[Apologies to all who received a mistakenly published unfinished version of this post. Here's the completed thought:]
Micah’s first track meet was small and doused in big light.
He ran the 4 X 200 m relay that he dreaded and didn’t want to run. Micah was made anchor leg and had no idea what a relay really was and how it worked. All he knew was: “Whatever happens, don’t drop that stick!”
Only four teams competed and by the time that drop-me-not stick came to Micah, the field had spread out so far that he was running his half-lap on that huge track without anyone near. Mid-way through his 200 meters he looked around suspiciously, the thought inside that turning head so clear: Who am I racing here? Anyone? Anyone? Could I possibly be that fast?
Though Micah’s wondering slowed him down, they finished second.
But much more importantly he came in smiling, happy, full of himself in a good way.
He’d been so afraid of all this – running with the kids he’s been watching, competing with them, the long lonesome blue track, the physical effort, the possibility of being slow and coming in last – and he’d just conquered it.
All of those worries will come back when it gets harder, but now that he sees himself as part of the team, one more runner, they may not derail him so easily.
We’ve seen it in Lysle. How he’s grown through this practice. How he’s learning that he can tough it out sometimes, even though that does not come naturally or easily to him and hurts. I’m only learning some of that resilience, physical and psychological, now, in my mid-forties. I want my kids to have it sooner. That sense of being full of themselves, but in a good way. Maybe it’s better to call it filled with themselves, with trust in their own strength and ability, so filled there is no room or need for putting down others. So filled there is enough to go around and help others feel the same.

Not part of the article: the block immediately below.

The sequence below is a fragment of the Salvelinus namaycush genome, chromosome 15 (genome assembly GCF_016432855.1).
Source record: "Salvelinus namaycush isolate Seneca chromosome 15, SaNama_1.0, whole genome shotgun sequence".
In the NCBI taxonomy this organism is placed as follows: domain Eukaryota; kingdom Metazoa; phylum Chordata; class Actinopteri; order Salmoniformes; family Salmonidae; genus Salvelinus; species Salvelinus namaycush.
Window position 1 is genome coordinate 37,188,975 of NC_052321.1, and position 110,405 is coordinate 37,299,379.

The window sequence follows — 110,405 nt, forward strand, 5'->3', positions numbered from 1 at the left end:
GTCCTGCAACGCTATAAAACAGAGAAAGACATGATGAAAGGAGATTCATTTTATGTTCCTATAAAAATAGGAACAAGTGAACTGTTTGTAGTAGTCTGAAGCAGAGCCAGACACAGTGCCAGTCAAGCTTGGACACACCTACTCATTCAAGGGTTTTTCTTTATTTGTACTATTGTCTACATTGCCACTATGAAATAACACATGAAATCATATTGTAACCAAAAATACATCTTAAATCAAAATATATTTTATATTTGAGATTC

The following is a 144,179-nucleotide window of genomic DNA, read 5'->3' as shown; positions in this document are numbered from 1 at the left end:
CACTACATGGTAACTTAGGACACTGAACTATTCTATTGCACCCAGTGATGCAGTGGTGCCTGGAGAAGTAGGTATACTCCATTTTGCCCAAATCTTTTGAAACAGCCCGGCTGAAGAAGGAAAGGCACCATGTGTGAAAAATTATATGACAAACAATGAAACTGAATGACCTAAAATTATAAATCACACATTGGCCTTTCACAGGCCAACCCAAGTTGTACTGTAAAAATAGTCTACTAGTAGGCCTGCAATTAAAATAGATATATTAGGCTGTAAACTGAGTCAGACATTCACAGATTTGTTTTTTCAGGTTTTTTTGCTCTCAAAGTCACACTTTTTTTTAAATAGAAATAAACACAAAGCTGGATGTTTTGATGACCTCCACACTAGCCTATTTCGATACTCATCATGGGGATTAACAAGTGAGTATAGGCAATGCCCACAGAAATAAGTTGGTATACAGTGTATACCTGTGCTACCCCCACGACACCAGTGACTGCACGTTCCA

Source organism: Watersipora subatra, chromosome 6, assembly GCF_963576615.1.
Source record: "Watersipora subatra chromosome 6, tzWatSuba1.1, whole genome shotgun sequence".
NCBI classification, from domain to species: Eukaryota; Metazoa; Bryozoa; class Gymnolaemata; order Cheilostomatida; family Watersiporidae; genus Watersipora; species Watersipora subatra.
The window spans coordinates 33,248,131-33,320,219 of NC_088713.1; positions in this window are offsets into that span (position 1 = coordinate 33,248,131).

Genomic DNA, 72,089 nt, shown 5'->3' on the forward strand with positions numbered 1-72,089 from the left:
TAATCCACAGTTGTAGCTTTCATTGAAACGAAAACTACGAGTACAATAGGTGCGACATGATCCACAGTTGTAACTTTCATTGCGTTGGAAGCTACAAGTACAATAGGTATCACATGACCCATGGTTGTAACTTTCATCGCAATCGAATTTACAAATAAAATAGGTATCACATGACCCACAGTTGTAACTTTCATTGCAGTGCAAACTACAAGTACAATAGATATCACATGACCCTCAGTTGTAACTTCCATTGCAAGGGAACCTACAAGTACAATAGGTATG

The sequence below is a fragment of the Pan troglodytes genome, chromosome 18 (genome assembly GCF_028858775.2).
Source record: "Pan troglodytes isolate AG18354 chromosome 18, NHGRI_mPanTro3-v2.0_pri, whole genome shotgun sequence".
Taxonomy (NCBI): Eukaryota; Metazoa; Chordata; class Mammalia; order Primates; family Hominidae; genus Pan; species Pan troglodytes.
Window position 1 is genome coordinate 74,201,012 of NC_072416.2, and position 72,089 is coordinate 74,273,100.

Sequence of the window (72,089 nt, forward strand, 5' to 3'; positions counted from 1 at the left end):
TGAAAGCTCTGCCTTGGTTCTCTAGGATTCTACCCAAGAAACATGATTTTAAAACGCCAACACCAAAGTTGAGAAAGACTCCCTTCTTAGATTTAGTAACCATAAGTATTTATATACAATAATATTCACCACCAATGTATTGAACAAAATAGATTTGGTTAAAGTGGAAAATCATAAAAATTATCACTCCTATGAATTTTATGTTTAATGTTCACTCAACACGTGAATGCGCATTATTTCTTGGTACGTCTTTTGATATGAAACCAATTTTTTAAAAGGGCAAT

And, confirming once more that whatever you teach your kids will come to haunt you first, Micah, caught in the upsweep of pride, became quite full of himself in the usual negative sense of the word this morning.”You’re a loser,” he said to me, “because you never run races!”
I take it as a sign of my own growing resilience that I could let the word “loser” slide and let Artie do the reminding that it is unkind.
A little later I thought I’d tease Micah back about his earlier plans: “So you’re gonna quit the running?”
“At twenty,” he said matter-of-factly.
“Yeah, when I’m twenty. Because that’s when I’m gonna be a parent.”
I think Micah was telling me that he understands how, in the department of life challenges, parenting can come to replace running races (or writing books or other difficult endeavors). So that’s why you’re not winning more medals, mom, I get it.
Micah’s emotional learning pendulum is in full swing.
Two weeks ago, he was at the scared “I can’t do it, I’ll never win” end.
Now he’s at the triumphant “I did it, I won” end. And he sees others are in that tough spot he was in.
First he points a haughty little finger at them.
Then he tries to figure out why they’re still there.
He’ll be able to find that empathy in himself more and more often, if we keep at it and persist with him through the losing when it comes. When he does drop that stick and has to pick it back up.